In the wake of the midterm elections, many are now speculating about what will happen to President Obama's health care law with a Republican Senate. However, all the partisan talk misses the point. In America, change does not come from politicians. It comes from the American people and the popular culture.
Little noticed by the Washington press corps is the extent of the Republican State legislative gains in Election 2014. A quick trip to the enormously informative Ballotpedia.org website provides the numbers that the DC reporters overlooked.
Political pundits often miss the forest for the trees, and it's amazing how things look when you pause for a moment to look at the broader context of the 2014 midterm elections. The short-term discussion among political junkies is all about whether Republicans can win control of the Senate and just how many seats they will win.
To understand the lack of enthusiasm most Americans feel about the midterm elections, it's important to recognize a vital distinction between government and community.
It's a little thing, but it bugs me a lot.
In 1913, an entrepreneur "said in many newspapers and over his signature that it would be possible to transmit the human voice across the Atlantic before many years." For that accurate assessment of reality, he was prosecuted for stock fraud. A U.S. District Attorney claimed that, "based on these absurd and deliberately misleading statements, the misguided public ... has been persuaded to buy stock in his company."
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Following the school shooting horror in Newtown, Conn., our nation shares a heartfelt belief that something must be done.
In Washington, many are celebrating the deal to avoid the so-called fiscal cliff. Some, like The Washington Post, are hailing the "strong bipartisan votes (on) a big, contentious issue."
Tax reform with lower rates and fewer loopholes would be good for America and popular with voters. But substantive reform won't come any time soon.
President Obama and congressional Democrats are still winning the messaging battle in the debate over the impending "fiscal cliff."
Having survived the Supreme Court and the November elections, President Obama's health care law now faces an even bigger hurdle: the reality of making it work.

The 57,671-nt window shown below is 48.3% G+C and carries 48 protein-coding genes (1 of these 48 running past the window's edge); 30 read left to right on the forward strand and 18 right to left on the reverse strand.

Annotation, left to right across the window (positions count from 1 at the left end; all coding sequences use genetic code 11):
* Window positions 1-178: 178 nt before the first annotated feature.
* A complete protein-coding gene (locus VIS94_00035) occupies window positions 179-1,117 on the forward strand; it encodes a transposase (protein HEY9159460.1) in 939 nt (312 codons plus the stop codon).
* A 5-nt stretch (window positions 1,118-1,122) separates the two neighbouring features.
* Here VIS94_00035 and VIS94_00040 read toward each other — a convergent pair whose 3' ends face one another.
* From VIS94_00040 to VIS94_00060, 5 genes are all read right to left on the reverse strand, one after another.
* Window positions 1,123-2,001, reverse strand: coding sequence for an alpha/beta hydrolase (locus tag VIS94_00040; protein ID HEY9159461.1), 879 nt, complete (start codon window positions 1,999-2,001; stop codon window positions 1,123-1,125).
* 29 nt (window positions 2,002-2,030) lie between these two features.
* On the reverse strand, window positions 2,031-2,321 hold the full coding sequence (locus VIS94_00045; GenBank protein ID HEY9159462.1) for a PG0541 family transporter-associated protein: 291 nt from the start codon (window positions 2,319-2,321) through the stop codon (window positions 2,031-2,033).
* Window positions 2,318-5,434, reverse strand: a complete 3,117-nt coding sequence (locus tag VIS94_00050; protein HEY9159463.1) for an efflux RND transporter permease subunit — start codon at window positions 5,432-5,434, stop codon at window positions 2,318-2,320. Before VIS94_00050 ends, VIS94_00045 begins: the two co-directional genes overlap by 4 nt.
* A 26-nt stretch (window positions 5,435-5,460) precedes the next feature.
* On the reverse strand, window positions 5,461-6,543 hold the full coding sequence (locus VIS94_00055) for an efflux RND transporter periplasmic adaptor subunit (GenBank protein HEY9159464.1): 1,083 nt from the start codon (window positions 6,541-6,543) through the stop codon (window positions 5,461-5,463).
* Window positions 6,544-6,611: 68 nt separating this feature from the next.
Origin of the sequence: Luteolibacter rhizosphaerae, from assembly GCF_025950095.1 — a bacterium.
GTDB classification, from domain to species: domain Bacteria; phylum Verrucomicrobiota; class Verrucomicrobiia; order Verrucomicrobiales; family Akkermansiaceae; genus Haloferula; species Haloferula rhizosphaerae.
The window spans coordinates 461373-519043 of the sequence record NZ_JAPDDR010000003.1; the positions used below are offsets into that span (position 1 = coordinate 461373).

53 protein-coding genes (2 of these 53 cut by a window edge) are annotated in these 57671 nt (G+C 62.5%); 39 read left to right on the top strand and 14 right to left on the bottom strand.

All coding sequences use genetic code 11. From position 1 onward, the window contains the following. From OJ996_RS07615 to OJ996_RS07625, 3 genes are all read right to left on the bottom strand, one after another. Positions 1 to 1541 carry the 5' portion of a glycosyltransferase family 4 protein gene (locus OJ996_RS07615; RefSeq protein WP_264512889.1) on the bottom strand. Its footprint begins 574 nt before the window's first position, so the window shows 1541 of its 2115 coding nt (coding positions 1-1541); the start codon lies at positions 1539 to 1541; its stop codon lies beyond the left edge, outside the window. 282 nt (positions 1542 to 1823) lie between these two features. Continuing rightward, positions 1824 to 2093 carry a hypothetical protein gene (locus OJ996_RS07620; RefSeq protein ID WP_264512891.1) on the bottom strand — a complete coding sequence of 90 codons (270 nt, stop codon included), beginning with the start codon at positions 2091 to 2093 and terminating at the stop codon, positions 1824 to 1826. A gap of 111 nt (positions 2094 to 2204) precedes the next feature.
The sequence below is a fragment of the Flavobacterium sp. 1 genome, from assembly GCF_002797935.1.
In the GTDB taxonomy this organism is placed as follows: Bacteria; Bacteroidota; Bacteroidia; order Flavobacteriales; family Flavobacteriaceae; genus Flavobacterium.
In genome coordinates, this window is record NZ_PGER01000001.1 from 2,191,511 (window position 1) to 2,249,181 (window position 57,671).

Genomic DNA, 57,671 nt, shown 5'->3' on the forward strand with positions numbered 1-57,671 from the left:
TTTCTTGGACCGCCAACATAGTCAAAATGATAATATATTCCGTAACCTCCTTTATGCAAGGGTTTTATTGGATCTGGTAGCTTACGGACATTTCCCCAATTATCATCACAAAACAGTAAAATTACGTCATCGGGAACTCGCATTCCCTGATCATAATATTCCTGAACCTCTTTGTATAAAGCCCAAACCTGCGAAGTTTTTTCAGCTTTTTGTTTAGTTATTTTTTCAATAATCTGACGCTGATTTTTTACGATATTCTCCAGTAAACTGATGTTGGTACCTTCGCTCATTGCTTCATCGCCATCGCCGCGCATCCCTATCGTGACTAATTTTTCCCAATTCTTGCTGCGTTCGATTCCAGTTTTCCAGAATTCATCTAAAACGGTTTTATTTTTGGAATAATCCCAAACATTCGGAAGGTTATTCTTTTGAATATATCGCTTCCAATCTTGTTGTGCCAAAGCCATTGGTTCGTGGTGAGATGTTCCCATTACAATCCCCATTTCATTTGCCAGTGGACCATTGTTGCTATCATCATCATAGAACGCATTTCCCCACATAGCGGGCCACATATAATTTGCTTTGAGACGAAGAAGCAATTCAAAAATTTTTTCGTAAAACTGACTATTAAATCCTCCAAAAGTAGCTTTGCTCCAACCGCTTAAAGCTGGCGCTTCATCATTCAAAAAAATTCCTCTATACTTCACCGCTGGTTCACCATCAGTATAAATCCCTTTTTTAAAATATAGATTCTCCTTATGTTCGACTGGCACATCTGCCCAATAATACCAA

President Obama is winning the messaging wars in the "fiscal cliff" debate largely because Republicans aren't even in the game.
One little noticed and quite remarkable aspect of Election 2012 is that Barack Obama won a majority of the popular vote for the second consecutive time. With the exception of Franklin D. Roosevelt's four-term run in the 1930s and '40s, it's the first time the Democrats have won a majority of the presidential vote in back-to-back elections since 1836.
This suggests that the president has a unique opportunity to reshape American politics in a major way. To accomplish that, however, his second term will have to be deemed a success in the court of public opinion. Mandates and ...
More than 40 years ago, the federal government launched a war on drugs. Over the past decade, the nation has spent hundreds of billions of dollars fighting that war, a figure that does not even include the high costs of prosecuting and jailing drug law offenders. It's hard to put a price on that aspect of the drug war since half of all inmates in federal prison today were busted for drugs.
One of the strangest aspects of Election 2012 is that voters are demanding change but didn't change politicians. They left Republicans in charge of the House, elected an even more Democratic Senate and re-elected President Obama.
In the 2000 Election Florida was the decisive state in the Electoral College. In 2004, Ohio was the ultimate battleground that put George W. Bush over the top. This year, it might come down to Wisconsin.
We think the Covington City Council made a good decision this past week, when it agreed to offer a package of several incentives in an effort to bring a $20 million existing industry to the city.
Mitt Romney's comments about 47 percent of Americans being dependent on government and locked in to vote for President Obama highlight a fundamental reality in American politics today: The gap between the American people and the political class is bigger than the gap between Republicans and Democrats in Washington, D.C.
The health care debate is a great example of why Americans hate politics.
Mercifully, the political conventions have ended.
Political junkies get excited about the Republican and Democratic national conventions, but for many Americans, they provide a stark reminder of how out of touch our political system has become.